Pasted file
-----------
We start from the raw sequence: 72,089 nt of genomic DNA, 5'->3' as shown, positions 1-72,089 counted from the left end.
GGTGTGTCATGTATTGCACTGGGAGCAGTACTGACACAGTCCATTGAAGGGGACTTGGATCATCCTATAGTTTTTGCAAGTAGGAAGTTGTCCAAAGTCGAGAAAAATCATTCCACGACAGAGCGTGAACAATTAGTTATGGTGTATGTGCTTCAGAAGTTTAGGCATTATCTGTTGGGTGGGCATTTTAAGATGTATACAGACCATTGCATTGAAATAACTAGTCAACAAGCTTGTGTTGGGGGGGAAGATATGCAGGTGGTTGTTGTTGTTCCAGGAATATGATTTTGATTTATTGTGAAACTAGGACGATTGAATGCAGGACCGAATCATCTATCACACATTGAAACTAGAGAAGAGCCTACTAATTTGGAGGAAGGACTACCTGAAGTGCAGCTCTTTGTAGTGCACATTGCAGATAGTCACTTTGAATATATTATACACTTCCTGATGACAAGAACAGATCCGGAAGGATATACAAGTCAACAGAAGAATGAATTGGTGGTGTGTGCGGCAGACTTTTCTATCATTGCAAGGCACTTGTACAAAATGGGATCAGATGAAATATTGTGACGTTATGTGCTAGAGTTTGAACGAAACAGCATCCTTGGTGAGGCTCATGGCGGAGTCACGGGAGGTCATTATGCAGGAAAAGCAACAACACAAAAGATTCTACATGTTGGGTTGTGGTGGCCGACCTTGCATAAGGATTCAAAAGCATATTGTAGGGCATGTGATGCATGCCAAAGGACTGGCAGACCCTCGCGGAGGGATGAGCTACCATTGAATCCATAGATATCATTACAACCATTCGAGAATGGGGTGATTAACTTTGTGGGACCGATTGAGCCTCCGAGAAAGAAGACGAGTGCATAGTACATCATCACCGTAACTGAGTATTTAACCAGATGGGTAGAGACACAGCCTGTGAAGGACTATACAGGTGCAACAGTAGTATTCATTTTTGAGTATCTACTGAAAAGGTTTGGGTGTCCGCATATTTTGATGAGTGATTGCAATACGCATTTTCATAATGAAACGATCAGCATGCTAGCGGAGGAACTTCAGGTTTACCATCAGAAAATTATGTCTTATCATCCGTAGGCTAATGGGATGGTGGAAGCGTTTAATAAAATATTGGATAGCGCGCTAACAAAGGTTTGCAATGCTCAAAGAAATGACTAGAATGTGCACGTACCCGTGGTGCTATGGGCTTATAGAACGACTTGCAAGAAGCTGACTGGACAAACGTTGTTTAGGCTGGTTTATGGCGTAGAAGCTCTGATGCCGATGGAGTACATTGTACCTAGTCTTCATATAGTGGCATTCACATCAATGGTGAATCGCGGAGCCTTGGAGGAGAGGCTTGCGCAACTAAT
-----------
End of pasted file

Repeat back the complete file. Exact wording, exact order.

We start from the raw sequence: 72,089 nt of genomic DNA, 5'->3' as shown, positions 1-72,089 counted from the left end.
GGTGTGTCATGTATTGCACTGGGAGCAGTACTGACACAGTCCATTGAAGGGGACTTGGATCATCCTATAGTTTTTGCAAGTAGGAAGTTGTCCAAAGTCGAGAAAAATCATTCCACGACAGAGCGTGAACAATTAGTTATGGTGTATGTGCTTCAGAAGTTTAGGCATTATCTGTTGGGTGGGCATTTTAAGATGTATACAGACCATTGCATTGAAATAACTAGTCAACAAGCTTGTGTTGGGGGGGAAGATATGCAGGTGGTTGTTGTTGTTCCAGGAATATGATTTTGATTTATTGTGAAACTAGGACGATTGAATGCAGGACCGAATCATCTATCACACATTGAAACTAGAGAAGAGCCTACTAATTTGGAGGAAGGACTACCTGAAGTGCAGCTCTTTGTAGTGCACATTGCAGATAGTCACTTTGAATATATTATACACTTCCTGATGACAAGAACAGATCCGGAAGGATATACAAGTCAACAGAAGAATGAATTGGTGGTGTGTGCGGCAGACTTTTCTATCATTGCAAGGCACTTGTACAAAATGGGATCAGATGAAATATTGTGACGTTATGTGCTAGAGTTTGAACGAAACAGCATCCTTGGTGAGGCTCATGGCGGAGTCACGGGAGGTCATTATGCAGGAAAAGCAACAACACAAAAGATTCTACATGTTGGGTTGTGGTGGCCGACCTTGCATAAGGATTCAAAAGCATATTGTAGGGCATGTGATGCATGCCAAAGGACTGGCAGACCCTCGCGGAGGGATGAGCTACCATTGAATCCATAGATATCATTACAACCATTCGAGAATGGGGTGATTAACTTTGTGGGACCGATTGAGCCTCCGAGAAAGAAGACGAGTGCATAGTACATCATCACCGTAACTGAGTATTTAACCAGATGGGTAGAGACACAGCCTGTGAAGGACTATACAGGTGCAACAGTAGTATTCATTTTTGAGTATCTACTGAAAAGGTTTGGGTGTCCGCATATTTTGATGAGTGATTGCAATACGCATTTTCATAATGAAACGATCAGCATGCTAGCGGAGGAACTTCAGGTTTACCATCAGAAAATTATGTCTTATCATCCGTAGGCTAATGGGATGGTGGAAGCGTTTAATAAAATATTGGATAGCGCGCTAACAAAGGTTTGCAATGCTCAAAGAAATGACTAGAATGTGCACGTACCCGTGGTGCTATGGGCTTATAGAACGACTTGCAAGAAGCTGACTGGACAAACGTTGTTTAGGCTGGTTTATGGCGTAGAAGCTCTGATGCCGATGGAGTACATTGTACCTAGTCTTCATATAGTGGCATTCACATCAATGGTGAATCGCGGAGCCTTGGAGGAGAGGCTTGCGCAACTAAT